‘Sensitive and in Love’

Film based on research conducted at UC Santa Barbara premieres in New York

Being a highly sensitive person isn’t easy. Modern life and mainstream culture, with their endless overstimulation and cacophony of superficial and often thoughtless messaging, tend to be unkind to those who experience heightened emotions and sensations.

Sensitive people are often chided for being too serious or melodramatic or derided as “bleeding-hearts” and “snowflakes.”

However, according to UC Santa Barbara social neuroscientist Bianca Acevedo, being highly sensitive is not an aberration, a condition or disorder. Rather it’s a neural trait known as Sensory Processing Sensitivity (SPS), in which a person’s survival strategy involves a deeper processing of stimuli. Often this results in a highly sensitive individual feeling overwhelmed in response to excess stimuli, or experiencing slower decision-making and higher-than-usual reactiveness to the environment.

But it can also lead to more thoughtful decisions, intuitive actions and empathy.

“Individual high sensitivity is determined by both biological factors and environmental influences, including early-childhood development,” Acevedo said.

So how does a highly sensitive individual manage a world that largely is not set up for them? This is the theme Acevedo and colleagues — psychologists Arthur and Elaine Aron — explore in their recently released independent film, “Sensitive and in Love.”

Inspired by the Arons’ previous work, “The Highly Sensitive Person,” and “36 Questions that Lead to Love,” and based on research conducted by Acevedo at UC Santa Barbara, the film follows siblings Rob and Jessica, both of whom have SPS. As they navigate their relationships, each feeling isolated and frustrated, it’s as though they were born with an unbearable flaw that prevents them from engaging more fully with their world.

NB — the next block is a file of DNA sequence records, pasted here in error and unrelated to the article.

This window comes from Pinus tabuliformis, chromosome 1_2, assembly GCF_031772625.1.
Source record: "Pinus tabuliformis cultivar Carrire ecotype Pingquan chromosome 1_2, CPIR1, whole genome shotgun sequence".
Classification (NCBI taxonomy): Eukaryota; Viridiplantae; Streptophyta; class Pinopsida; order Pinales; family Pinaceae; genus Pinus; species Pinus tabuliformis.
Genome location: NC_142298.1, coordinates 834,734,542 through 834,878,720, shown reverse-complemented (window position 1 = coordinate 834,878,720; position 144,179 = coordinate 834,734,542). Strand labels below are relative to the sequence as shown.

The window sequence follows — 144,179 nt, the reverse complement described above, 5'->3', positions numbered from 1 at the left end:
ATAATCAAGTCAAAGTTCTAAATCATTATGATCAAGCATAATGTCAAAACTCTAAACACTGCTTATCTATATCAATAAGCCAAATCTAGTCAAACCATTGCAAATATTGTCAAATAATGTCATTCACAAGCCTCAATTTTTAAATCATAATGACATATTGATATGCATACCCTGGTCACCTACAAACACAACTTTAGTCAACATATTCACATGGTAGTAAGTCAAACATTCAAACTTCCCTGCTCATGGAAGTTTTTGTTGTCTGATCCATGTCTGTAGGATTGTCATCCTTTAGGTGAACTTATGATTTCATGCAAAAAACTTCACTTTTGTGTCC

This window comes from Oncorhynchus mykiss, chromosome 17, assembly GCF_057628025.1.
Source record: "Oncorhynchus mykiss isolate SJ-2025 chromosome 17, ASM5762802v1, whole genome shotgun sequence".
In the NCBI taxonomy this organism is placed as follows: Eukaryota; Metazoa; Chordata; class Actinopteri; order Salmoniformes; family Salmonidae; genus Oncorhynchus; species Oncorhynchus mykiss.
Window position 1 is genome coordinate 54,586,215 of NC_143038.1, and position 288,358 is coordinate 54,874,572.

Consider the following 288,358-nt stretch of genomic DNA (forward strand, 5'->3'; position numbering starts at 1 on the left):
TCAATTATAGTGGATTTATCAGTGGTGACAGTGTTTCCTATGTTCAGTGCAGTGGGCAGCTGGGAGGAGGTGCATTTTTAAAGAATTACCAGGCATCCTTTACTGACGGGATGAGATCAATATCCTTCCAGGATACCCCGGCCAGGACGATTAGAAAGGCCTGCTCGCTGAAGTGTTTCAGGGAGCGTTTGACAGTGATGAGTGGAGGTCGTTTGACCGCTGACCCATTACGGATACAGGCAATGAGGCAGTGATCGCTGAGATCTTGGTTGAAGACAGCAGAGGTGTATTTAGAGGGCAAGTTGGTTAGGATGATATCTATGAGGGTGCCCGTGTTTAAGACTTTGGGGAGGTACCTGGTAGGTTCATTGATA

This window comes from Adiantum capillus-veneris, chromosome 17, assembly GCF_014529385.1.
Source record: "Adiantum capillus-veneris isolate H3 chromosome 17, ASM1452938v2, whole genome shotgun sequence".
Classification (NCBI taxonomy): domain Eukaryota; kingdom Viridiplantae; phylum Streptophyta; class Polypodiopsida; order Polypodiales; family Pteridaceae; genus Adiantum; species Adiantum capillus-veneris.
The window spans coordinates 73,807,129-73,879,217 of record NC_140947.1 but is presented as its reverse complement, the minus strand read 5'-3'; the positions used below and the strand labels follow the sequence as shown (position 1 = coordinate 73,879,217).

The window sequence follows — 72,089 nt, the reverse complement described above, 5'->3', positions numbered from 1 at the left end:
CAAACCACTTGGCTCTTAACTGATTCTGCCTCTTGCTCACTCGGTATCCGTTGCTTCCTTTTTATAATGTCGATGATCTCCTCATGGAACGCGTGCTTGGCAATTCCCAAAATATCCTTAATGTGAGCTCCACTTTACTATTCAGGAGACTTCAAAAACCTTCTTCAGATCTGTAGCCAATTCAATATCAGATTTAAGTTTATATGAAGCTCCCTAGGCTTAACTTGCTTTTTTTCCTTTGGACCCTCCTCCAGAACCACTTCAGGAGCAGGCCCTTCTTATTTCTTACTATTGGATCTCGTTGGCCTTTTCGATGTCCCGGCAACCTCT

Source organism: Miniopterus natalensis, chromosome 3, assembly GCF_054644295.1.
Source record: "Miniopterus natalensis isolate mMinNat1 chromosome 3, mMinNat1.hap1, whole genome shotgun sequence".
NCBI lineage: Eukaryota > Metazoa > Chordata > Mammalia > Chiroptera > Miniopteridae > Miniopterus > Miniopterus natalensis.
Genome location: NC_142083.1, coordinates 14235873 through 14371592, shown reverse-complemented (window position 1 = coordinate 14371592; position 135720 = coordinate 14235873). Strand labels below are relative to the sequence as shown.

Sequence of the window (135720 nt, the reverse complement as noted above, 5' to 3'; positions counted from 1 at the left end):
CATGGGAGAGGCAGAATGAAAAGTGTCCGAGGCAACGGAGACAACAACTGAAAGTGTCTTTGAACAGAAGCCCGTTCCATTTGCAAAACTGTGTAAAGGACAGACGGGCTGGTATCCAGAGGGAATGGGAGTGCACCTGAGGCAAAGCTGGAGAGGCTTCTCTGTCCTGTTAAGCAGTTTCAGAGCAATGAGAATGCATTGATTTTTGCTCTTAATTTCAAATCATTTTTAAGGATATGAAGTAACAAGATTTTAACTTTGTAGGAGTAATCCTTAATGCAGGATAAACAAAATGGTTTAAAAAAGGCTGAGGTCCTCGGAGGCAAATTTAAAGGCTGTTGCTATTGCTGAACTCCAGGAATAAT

Unbeknownst to the protagonists, who also share a childhood trauma, they aren’t alone.

“It’s safe to say that roughly 20 to 35% of a given population is highly sensitive,” Acevedo said. The trait is also found in more than 100 animal species.

With Jessica’s dubious record of failed relationships, and Rob’s marriage teetering on the edge of collapse, a family visit turns into moments of reckoning for the siblings, both of whom must face the personal histories and patterns of behavior that have locked them into their situations.

About 1.4 billion people are thought to be highly sensitive, according to the researchers. Because it appears not only in a significant number of humans but also across species, according to Acevedo, the trait might pose an evolutionary advantage.

“Traits are namely thought to be preserved by natural selection when they contribute to individual- and species-level fitness, leading to an evolutionary advantage,” said Acevedo, whose book “The Highly Sensitive Brain” is forthcoming this summer from Academic Press.

“Sensitive and in Love,” which premiered January 29 at the Directors Guild of America Theater in New York, is aimed at bringing awareness to this often misunderstood trait with the hope of shedding light on SPS and how it affects relationships. More information is available at the film’s website.

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